The General Accounting Office takes a shot at forecasting future federal debt levels, and the results are unfortunately and unsurprisingly scary, as the above chart shows. The Alternative baseline — the non-magic unicorn baseline — is the one you should pay attention to. The real difference between Baseline Extended and Alternative is that the latter assumes an unreformed entitlement system.
And the longer we wait to deal with the entitlement debt problem, the bigger the problem becomes and the more dramatic action will be needed to wrangle it.
For example, to keep debt held by the public as a share of GDP in 2086 from exceeding its level at the beginning of 2012 (roughly 68% of GDP) in our Alternative simulation, the fiscal gap is 8.3% of GDP. This means that revenue would have to increase by 46% or noninterest spending would have to be reduced by about 32% (or some combination of the two) on average over the 75-year period. Even more significant changes would be needed to reduce debt to lower levels. …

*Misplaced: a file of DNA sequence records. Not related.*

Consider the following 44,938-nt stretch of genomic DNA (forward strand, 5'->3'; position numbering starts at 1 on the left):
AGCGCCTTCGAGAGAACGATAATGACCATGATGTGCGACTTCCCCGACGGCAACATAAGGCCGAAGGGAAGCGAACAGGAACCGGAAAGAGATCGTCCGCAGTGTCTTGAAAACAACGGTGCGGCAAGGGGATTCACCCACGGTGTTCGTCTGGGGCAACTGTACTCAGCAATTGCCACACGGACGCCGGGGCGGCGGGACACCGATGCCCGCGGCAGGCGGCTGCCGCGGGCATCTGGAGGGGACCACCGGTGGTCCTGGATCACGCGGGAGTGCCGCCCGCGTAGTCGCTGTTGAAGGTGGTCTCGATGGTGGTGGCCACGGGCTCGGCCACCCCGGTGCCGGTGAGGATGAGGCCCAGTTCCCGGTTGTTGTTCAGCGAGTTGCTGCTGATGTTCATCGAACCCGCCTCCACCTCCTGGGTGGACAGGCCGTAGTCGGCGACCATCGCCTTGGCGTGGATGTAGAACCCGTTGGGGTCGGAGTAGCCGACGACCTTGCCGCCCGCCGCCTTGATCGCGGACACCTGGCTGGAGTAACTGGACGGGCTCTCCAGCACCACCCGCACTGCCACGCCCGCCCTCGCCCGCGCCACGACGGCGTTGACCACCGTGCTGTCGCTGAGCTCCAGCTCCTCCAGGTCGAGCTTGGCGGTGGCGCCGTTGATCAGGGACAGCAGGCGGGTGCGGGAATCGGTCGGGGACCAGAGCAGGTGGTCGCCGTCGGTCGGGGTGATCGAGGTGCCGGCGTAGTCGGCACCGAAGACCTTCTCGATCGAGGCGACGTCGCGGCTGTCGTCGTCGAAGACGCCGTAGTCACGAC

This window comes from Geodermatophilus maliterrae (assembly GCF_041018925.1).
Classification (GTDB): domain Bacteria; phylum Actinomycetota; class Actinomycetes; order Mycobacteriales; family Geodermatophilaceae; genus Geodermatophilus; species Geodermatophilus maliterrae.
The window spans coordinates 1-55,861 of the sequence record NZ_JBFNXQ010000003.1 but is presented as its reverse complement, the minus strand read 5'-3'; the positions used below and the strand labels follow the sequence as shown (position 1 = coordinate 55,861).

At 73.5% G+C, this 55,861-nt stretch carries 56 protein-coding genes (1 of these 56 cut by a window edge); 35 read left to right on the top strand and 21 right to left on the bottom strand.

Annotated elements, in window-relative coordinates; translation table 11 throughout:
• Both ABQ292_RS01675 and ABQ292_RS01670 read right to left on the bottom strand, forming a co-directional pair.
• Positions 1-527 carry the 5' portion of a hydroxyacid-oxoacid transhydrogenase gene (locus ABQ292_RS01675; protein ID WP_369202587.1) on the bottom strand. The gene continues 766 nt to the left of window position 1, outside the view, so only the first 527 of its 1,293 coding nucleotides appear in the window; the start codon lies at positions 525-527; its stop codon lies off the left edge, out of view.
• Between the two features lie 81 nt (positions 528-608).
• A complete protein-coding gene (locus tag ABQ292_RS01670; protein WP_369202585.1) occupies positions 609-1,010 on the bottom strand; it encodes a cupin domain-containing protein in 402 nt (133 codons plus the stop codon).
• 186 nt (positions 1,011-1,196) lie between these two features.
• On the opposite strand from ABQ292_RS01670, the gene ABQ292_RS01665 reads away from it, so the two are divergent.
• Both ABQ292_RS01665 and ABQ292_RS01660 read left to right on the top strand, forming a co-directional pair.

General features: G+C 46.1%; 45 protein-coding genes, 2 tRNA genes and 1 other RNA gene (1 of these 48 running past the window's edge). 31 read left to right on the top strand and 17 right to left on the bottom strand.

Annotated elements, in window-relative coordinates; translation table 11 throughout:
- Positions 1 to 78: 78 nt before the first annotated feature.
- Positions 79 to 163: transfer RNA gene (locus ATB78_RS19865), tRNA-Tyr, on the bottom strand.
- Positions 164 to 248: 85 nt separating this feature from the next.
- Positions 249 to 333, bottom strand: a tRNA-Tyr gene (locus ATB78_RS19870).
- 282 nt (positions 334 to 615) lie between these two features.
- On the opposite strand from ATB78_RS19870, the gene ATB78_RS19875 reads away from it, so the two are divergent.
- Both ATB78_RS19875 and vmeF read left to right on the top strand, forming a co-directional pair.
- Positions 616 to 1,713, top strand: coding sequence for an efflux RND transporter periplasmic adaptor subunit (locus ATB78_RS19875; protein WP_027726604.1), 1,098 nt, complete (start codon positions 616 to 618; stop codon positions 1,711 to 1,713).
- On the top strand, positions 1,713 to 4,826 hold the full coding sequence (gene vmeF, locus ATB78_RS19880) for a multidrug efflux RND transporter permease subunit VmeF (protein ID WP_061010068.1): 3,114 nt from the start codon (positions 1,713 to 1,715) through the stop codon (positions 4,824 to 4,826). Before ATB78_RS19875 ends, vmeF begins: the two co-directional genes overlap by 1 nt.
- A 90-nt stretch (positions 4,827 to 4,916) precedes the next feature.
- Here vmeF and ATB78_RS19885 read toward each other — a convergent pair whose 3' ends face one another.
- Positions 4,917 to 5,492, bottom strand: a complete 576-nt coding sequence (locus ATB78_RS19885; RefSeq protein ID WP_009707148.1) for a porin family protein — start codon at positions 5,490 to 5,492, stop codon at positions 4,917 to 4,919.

However, the longer action is delayed the greater the risk that the eventual changes will be disruptive and destabilizing. Under our Alternative simulation, waiting 10 years would increase the fiscal gap to nearly 10% of GDP— meaning a revenue increase of more than 54% or a noninterest spending cut of about 37% or some combination of the two would be required to bring debt held by the public back to its level in 2012 by 2086.
Actually, even the Alternative baseline numbers are overly optimistic because they assume — despite the massive increase in debt — that GDP growth, inflation, and interest rate levels stay constant at 2.1%, 2.0%, and 5.2%. They assume the massive increase in debt has no economic impact.
Of course, that is unlikely. Indeed, those impacts would surely make the debt situation even worse even faster, adding an additional 50 percentage points to debt/GDP levels by the 2030s, as this CBO analysis shows:
Also note that these charts assume historical levels of federal tax revenue. The problem is spending.